July 31, 2023
Contrary to popular belief, a law degree is not necessarily vocational. This means that, although those pursuing them generally want to stay in the legal field, there are many other options available for law graduates. A law degree confers you with an abundance of skills applicable to different industries – and employers know this. As a result, many companies tend to seek law graduates for certain positions.

1. Consulting

The consulting industry has seen a massive growth over the past few years. With many companies needing advice during and after the Covid-19 pandemic, consultants worldwide were suddenly in much more demand than ever before. According to the Global Management Consulting Services Market Report of 2023, the consulting services market is expected to have an annual growth rate of over 4%. The market is expected to increase from $976.3 billion in 2022 to $1,022.2 billion in 2023.

Needless to say, the consulting industry is currently booming, which means that there are jobs available in the sector. Law graduates can fill positions as legal and business consultants, depending on their preference, thus joining a largely different workplace environment from that of a law firm.

At the same time, law graduates looking to pursue consultancy would still be working with clients, conducting research and performing various types of analysis. In other words, the skills developed during your law degree would still be put to good use.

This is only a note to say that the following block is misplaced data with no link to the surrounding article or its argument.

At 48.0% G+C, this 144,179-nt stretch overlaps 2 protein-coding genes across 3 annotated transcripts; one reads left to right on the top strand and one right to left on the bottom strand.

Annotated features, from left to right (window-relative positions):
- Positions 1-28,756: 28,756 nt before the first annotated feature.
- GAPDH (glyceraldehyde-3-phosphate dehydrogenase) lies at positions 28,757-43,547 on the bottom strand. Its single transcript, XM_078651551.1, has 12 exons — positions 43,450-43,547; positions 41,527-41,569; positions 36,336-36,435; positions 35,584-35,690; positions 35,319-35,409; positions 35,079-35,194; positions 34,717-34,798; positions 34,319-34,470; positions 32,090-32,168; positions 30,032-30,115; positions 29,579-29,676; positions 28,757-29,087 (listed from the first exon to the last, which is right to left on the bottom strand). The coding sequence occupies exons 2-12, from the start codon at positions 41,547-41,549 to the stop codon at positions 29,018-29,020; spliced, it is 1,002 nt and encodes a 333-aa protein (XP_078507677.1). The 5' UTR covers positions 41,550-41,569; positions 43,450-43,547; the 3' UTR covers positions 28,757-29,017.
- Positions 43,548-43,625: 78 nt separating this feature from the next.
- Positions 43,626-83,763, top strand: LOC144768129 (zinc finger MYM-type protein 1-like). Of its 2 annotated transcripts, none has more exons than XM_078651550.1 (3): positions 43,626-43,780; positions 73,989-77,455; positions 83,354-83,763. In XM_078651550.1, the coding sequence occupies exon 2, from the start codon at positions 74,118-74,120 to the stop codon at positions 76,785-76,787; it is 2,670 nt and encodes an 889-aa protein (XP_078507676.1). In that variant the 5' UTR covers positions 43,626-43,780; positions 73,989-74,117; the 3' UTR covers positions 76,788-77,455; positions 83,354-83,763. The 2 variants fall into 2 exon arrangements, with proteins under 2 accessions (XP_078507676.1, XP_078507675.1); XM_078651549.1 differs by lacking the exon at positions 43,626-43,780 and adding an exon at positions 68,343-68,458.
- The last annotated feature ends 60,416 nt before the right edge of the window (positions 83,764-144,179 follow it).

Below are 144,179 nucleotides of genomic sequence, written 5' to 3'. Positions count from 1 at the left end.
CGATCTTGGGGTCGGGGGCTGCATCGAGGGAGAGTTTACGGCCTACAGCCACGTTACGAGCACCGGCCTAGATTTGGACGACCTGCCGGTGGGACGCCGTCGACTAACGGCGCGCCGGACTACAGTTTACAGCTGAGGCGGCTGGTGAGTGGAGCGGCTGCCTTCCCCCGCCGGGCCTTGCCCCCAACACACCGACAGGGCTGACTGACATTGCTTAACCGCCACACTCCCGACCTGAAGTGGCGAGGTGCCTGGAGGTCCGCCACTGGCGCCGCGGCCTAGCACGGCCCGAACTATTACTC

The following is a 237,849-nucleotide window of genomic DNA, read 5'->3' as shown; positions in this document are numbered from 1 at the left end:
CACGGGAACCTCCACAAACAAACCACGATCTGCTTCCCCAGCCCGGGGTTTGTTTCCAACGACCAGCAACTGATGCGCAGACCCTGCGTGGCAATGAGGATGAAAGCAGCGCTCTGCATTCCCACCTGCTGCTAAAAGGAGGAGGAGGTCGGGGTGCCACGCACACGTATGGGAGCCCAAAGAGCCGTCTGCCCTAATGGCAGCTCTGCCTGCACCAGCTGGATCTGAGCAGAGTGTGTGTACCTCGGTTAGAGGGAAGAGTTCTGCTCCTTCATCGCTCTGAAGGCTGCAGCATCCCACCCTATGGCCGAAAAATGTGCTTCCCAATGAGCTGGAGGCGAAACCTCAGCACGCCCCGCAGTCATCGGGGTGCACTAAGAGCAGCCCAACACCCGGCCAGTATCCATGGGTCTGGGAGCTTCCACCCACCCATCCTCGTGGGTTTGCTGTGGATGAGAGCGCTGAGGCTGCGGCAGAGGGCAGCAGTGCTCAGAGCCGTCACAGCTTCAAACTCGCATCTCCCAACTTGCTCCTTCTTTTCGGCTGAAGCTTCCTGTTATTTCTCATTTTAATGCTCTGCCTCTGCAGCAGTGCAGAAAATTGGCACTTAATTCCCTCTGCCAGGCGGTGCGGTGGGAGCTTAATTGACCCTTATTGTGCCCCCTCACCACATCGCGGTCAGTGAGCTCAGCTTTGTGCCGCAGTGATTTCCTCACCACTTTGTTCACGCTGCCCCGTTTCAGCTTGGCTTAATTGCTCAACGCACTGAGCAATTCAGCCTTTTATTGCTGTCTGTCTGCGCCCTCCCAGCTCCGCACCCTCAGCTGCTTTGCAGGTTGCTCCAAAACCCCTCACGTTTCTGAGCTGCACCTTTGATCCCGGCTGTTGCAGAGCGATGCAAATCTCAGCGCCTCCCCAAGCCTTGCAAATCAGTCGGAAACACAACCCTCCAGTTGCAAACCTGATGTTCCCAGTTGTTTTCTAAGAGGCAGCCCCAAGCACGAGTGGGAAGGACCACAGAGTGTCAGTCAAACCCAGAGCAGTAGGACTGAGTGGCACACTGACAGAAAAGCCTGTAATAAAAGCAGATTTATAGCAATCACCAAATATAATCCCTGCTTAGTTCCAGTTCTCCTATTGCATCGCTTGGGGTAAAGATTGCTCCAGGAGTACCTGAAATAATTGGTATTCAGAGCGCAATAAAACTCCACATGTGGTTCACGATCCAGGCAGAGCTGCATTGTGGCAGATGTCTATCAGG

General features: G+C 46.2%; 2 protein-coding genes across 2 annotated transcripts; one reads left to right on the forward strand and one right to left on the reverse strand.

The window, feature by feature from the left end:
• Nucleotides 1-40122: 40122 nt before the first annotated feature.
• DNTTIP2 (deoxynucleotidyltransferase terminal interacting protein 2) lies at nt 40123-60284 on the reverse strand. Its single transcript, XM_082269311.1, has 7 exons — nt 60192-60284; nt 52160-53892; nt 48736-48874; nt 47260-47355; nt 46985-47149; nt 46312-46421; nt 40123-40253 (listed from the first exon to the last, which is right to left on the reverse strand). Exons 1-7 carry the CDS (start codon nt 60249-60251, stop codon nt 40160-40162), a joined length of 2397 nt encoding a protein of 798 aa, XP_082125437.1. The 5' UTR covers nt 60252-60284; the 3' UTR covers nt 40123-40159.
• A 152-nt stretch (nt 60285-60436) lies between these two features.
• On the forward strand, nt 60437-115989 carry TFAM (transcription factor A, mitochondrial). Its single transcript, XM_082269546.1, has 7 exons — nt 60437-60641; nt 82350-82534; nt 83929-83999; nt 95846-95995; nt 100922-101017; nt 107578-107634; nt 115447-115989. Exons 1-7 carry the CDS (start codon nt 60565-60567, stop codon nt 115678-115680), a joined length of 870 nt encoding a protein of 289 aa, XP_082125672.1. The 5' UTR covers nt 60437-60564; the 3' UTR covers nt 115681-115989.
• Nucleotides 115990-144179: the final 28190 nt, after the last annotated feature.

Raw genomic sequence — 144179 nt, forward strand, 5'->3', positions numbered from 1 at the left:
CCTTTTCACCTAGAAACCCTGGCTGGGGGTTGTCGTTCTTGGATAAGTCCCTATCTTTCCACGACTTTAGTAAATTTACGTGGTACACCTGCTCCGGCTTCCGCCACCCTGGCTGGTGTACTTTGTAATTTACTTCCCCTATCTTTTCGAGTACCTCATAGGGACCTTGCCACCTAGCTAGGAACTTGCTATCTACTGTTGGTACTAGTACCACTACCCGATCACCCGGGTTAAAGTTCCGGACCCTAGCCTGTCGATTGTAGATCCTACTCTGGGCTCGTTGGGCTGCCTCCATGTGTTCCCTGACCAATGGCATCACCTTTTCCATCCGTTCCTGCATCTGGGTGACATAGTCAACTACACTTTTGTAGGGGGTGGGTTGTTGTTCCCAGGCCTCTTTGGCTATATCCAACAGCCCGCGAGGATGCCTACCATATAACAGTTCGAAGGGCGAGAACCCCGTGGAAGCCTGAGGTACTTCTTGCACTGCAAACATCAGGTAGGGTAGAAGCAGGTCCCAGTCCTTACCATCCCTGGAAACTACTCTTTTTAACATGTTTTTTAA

2. Legal Secretary

The role of a legal secretary involves essentially managing a company’s legal team. Legal secretaries need to be reliable, detail-oriented individuals and effective multi-taskers. As a legal secretary, you would not be doing the work of a lawyer per se, but you are still required to have some degree of legal knowledge in order to fulfil your duties.

Legal secretaries are responsible for drafting and filing legal documents such as contracts, as well as managing correspondence and responding to legal inquiries. They are also responsible for scheduling meetings and appointments, and researching the necessary information required for cases.

3. Academia

If you are passionate about the inner workings of the law, but do not necessarily want to be the one putting it into practice, becoming an academic might be the right career path for you. In order to become an academic, you will be required to pursue your research field to PhD level. Afterwards, you would usually initially take up a position as a tutor at a university.

In order to grow your career as an academic, you will also be required to publish your work in legal journals and books. As you build your career up, you will start splitting your time between higher education teaching and research.

Therefore, in order to become an academic, you will also need to consider whether teaching is something you would like to do. Teaching is not one of the skills you are taught during your degree, so you might want to pursue a course after you graduate, or even later on. Either way, make sure you think about the prospect of marking tests and preparing classes when considering a career in academia.